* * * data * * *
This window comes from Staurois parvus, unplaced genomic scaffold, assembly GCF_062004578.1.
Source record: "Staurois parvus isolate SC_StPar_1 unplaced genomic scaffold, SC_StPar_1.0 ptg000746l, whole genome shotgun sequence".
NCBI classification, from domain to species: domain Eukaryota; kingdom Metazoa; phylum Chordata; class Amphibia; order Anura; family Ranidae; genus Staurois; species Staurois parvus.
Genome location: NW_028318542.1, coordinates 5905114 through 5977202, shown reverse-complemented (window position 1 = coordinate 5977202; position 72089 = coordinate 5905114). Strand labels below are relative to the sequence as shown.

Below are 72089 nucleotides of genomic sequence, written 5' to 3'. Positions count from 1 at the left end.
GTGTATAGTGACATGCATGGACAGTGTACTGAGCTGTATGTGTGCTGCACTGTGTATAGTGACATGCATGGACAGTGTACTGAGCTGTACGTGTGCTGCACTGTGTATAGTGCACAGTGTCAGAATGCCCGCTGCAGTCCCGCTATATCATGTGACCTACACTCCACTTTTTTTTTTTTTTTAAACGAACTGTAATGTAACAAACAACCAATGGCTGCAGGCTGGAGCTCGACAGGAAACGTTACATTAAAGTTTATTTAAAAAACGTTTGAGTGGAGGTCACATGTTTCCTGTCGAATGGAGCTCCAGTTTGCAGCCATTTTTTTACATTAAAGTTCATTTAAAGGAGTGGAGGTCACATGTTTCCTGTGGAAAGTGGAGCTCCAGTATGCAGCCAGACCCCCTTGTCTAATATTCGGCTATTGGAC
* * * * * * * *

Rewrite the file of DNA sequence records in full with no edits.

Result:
This window comes from Staurois parvus, unplaced genomic scaffold, assembly GCF_062004578.1.
Source record: "Staurois parvus isolate SC_StPar_1 unplaced genomic scaffold, SC_StPar_1.0 ptg000746l, whole genome shotgun sequence".
NCBI classification, from domain to species: domain Eukaryota; kingdom Metazoa; phylum Chordata; class Amphibia; order Anura; family Ranidae; genus Staurois; species Staurois parvus.
Genome location: NW_028318542.1, coordinates 5905114 through 5977202, shown reverse-complemented (window position 1 = coordinate 5977202; position 72089 = coordinate 5905114). Strand labels below are relative to the sequence as shown.

Below are 72089 nucleotides of genomic sequence, written 5' to 3'. Positions count from 1 at the left end.
GTGTATAGTGACATGCATGGACAGTGTACTGAGCTGTATGTGTGCTGCACTGTGTATAGTGACATGCATGGACAGTGTACTGAGCTGTACGTGTGCTGCACTGTGTATAGTGCACAGTGTCAGAATGCCCGCTGCAGTCCCGCTATATCATGTGACCTACACTCCACTTTTTTTTTTTTTTTAAACGAACTGTAATGTAACAAACAACCAATGGCTGCAGGCTGGAGCTCGACAGGAAACGTTACATTAAAGTTTATTTAAAAAACGTTTGAGTGGAGGTCACATGTTTCCTGTCGAATGGAGCTCCAGTTTGCAGCCATTTTTTTACATTAAAGTTCATTTAAAGGAGTGGAGGTCACATGTTTCCTGTGGAAAGTGGAGCTCCAGTATGCAGCCAGACCCCCTTGTCTAATATTCGGCTATTGGAC